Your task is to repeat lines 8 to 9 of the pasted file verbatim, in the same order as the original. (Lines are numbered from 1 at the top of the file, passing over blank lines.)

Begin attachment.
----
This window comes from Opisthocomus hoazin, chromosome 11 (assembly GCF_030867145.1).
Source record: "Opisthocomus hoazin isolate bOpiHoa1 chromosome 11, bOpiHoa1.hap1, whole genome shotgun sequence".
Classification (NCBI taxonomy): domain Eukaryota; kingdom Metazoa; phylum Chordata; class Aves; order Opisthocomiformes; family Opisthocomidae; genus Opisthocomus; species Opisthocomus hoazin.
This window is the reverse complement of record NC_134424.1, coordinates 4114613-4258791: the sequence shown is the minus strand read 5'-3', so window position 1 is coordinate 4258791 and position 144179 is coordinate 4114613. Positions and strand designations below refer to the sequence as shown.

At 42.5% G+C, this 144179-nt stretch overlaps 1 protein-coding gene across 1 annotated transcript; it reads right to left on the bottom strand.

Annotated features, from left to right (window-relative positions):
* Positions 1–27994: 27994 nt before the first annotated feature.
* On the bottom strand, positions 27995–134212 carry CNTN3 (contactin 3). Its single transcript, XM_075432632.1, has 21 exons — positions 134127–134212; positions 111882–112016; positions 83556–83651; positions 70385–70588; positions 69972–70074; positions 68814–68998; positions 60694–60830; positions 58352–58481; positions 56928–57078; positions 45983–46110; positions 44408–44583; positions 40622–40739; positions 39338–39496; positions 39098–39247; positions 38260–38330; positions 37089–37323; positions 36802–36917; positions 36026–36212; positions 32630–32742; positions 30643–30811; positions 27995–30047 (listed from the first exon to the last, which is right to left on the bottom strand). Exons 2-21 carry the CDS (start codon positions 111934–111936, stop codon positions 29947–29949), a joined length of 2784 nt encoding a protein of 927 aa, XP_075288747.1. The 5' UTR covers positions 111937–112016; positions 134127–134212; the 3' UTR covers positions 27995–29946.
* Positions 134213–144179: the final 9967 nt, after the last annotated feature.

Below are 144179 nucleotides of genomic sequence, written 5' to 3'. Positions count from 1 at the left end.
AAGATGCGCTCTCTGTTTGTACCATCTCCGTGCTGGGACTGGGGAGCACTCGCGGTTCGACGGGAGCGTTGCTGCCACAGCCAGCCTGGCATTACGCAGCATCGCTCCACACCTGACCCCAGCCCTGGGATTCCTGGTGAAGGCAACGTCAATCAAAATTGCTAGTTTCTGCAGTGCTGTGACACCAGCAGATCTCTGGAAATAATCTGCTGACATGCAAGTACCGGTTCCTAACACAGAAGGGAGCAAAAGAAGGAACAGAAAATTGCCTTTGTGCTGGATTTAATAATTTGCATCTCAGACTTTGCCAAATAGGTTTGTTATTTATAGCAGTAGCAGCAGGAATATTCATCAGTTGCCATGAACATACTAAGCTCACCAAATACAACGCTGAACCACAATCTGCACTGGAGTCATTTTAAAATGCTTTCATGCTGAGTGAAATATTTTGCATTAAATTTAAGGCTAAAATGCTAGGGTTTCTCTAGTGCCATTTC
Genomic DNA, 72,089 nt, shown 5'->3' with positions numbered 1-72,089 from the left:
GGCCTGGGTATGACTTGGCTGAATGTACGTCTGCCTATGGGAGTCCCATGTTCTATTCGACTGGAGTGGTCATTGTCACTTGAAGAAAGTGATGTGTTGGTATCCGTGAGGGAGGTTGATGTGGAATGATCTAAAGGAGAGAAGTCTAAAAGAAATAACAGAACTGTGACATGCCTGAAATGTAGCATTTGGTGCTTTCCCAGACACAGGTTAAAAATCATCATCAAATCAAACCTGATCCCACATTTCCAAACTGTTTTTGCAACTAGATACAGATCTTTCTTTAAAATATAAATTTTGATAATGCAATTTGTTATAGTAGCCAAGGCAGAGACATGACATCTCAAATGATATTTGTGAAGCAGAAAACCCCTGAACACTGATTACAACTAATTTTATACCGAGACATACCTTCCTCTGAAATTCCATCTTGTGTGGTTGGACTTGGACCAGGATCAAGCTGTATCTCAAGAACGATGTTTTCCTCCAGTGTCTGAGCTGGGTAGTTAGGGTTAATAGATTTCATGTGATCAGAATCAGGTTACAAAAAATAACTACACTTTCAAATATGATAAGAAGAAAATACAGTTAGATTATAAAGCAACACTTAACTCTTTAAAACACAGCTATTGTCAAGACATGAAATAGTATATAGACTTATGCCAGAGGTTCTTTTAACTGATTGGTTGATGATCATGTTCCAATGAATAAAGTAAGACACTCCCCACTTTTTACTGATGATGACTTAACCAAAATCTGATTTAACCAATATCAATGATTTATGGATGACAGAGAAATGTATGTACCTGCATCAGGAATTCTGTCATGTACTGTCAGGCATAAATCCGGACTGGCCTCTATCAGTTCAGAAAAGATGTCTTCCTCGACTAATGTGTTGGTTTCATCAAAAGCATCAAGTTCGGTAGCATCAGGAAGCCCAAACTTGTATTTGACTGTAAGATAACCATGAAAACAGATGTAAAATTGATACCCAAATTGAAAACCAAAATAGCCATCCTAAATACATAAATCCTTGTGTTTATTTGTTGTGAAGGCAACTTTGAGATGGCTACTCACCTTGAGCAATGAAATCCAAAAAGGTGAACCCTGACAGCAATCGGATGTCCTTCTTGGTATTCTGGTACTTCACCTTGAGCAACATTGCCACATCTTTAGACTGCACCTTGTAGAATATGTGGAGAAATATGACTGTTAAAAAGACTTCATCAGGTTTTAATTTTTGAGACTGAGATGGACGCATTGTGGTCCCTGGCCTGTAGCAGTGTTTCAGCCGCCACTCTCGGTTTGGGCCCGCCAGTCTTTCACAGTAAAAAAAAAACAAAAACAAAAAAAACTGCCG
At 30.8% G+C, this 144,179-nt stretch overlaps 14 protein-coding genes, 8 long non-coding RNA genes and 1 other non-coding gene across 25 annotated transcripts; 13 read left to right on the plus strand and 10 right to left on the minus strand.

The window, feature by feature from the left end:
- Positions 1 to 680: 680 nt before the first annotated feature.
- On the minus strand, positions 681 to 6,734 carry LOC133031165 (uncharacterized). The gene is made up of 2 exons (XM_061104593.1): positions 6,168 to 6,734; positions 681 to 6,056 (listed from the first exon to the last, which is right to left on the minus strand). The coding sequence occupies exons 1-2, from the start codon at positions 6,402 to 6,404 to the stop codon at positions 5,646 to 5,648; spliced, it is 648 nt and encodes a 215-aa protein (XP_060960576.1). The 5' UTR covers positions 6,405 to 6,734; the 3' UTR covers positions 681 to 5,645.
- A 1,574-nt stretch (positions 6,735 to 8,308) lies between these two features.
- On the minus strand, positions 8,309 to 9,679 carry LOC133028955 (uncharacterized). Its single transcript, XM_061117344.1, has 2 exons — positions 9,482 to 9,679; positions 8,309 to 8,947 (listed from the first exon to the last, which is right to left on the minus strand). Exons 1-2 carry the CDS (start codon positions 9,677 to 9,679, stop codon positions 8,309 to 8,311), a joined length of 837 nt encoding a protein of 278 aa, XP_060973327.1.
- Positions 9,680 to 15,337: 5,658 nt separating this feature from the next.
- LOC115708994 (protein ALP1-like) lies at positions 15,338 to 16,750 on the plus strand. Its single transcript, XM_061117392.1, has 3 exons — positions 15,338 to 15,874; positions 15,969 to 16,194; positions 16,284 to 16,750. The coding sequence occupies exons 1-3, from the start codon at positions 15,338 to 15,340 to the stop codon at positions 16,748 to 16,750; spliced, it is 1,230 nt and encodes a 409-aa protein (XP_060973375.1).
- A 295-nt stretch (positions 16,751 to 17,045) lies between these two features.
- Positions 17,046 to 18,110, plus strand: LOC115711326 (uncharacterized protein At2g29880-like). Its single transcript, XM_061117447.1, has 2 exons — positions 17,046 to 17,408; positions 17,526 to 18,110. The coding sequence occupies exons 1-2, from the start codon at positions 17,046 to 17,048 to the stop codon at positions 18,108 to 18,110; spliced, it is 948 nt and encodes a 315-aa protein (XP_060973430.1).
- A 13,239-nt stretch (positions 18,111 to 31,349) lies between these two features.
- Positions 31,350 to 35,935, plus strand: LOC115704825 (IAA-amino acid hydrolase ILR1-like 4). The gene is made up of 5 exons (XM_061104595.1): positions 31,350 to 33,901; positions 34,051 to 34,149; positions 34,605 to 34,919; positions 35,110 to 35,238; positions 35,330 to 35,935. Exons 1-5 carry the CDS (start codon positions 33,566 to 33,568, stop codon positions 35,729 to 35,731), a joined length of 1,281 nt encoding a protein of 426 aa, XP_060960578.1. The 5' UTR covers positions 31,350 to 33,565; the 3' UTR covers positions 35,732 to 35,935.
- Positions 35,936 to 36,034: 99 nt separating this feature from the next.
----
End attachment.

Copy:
* On the bottom strand, positions 27995–134212 carry CNTN3 (contactin 3). Its single transcript, XM_075432632.1, has 21 exons — positions 134127–134212; positions 111882–112016; positions 83556–83651; positions 70385–70588; positions 69972–70074; positions 68814–68998; positions 60694–60830; positions 58352–58481; positions 56928–57078; positions 45983–46110; positions 44408–44583; positions 40622–40739; positions 39338–39496; positions 39098–39247; positions 38260–38330; positions 37089–37323; positions 36802–36917; positions 36026–36212; positions 32630–32742; positions 30643–30811; positions 27995–30047 (listed from the first exon to the last, which is right to left on the bottom strand). Exons 2-21 carry the CDS (start codon positions 111934–111936, stop codon positions 29947–29949), a joined length of 2784 nt encoding a protein of 927 aa, XP_075288747.1. The 5' UTR covers positions 111937–112016; positions 134127–134212; the 3' UTR covers positions 27995–29946.
* Positions 134213–144179: the final 9967 nt, after the last annotated feature.